Skip to content

Couple Seeking Planning Permission

July 27, 2010

Once the plans had been drawn up and revised many times, we were ready to apply for planning permission for our build or in planning terms: dwelling house, detached garage, treatment unit and sand polishing bed, well, and associated site works  and room for a pony (ok I made the last bit up!).

The application forms for planning permission can be found on each local authority’s website. There are three different types of permission you can apply for:

1. Permission (or sometimes referred to as full permission) 

2. Outline permission

3. Permission consequent on outline permission.

Permission is the most common type applied for but if you want to check that the planning authority agrees in principle to you building a house on a particular site or building a large extension, you could apply for outline permission.  This requires you to submit only the information that is necessary to enable the planning authority to make a decision in relation to the site, layout etc. Some people prefer to go down this route before spending a lot of money having a complete design drawn up. However, if you do get outline permission, you will then have to submit detailed drawings and receive consequent permission (listed as 3 above) before you start can to build.

On the advise of our local councillor, we opted to apply for full permission from the start. It generally takes 8 weeks for the planning authority to make a decision once they receive an application but they may also request additional information which can delay the decision further. If the local authority decides to grant permission, they issue a notice of intention to grant planning permission. If there are no appeals regarding the decision to An Bord Pleanála within 4 weeks, grant of permission from the local authority will be then issued. Remember that anyone can see a copy of your application once they pay a fee on €20 to the local authority.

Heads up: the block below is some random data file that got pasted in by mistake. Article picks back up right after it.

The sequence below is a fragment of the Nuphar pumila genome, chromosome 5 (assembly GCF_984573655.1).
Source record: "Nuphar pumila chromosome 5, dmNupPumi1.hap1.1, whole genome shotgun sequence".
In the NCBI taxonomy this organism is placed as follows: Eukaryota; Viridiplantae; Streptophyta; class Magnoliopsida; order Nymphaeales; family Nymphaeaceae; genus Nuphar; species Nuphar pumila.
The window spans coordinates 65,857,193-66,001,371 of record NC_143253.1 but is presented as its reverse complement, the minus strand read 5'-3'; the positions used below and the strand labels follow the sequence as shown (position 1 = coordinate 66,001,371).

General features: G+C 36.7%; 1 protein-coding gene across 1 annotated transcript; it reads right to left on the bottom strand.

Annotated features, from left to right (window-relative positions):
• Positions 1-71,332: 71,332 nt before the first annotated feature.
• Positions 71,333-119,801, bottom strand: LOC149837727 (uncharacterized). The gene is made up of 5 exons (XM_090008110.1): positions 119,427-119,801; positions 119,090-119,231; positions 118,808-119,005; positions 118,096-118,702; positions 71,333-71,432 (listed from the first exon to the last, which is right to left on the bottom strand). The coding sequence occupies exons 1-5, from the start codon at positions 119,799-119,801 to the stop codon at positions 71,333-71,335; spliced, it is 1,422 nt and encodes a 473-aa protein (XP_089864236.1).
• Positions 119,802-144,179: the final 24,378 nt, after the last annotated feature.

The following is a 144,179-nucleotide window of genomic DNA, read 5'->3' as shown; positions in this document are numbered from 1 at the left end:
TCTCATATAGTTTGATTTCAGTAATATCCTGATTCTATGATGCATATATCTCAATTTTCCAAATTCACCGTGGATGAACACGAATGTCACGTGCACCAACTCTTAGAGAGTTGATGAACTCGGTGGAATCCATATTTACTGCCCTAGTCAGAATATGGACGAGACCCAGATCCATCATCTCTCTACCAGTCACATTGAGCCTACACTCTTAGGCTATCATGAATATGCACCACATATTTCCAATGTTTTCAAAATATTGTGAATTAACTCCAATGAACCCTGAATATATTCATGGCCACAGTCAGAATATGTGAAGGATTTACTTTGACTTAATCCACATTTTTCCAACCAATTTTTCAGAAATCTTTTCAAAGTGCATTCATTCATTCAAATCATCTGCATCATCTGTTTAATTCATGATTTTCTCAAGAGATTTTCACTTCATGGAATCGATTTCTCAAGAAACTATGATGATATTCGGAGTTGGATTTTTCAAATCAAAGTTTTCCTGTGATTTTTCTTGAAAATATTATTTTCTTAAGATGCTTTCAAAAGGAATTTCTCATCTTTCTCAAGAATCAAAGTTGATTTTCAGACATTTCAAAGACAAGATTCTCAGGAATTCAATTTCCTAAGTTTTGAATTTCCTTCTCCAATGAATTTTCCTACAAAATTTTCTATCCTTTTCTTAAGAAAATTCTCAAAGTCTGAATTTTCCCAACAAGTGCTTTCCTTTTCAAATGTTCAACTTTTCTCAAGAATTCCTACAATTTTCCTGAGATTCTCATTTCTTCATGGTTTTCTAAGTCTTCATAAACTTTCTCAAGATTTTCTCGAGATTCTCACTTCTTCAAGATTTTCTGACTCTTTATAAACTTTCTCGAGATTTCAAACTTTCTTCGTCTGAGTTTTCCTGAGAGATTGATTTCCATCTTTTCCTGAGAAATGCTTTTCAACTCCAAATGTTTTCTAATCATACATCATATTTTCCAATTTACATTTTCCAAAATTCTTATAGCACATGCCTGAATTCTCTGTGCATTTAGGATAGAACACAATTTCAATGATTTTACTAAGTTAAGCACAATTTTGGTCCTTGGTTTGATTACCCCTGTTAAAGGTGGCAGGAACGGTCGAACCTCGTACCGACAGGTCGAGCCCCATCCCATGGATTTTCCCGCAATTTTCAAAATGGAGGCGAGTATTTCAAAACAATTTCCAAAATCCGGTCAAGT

Before submitting your application, you must give notice of it in the newspaper (each local authority has a list of acceptable publications) and you must erect a site notice. All information on this is given in the planning application form.

Generally when applying for full permission, you will need to submit the following documents along with your application:

  • A map showing the location of the development (6 copies)
  • Site or layout plan (6 copies)
  • House plans including elevations and sections (6 copies).
  • Copies of public notices (placed in the newspaper and site).
  • A plan showing the position of the site notice
  • Application Fee

A very useful resource for information on the planning system can be found on the website of the Department of the Environment, Heritage and Local Government:

Once we’d double and triple checked everything, we submitted the application form, sat back, crossed our fingers and waited for a decision.

One Comment leave one →
  1. Pippared permalink
    August 6, 2010 12:14 pm

    I must make a note of all that info…….hopefully I will need it one day….

Leave a Reply

Fill in your details below or click an icon to log in: Logo

You are commenting using your account. Log Out /  Change )

Google+ photo

You are commenting using your Google+ account. Log Out /  Change )

Twitter picture

You are commenting using your Twitter account. Log Out /  Change )

Facebook photo

You are commenting using your Facebook account. Log Out /  Change )


Connecting to %s

%d bloggers like this: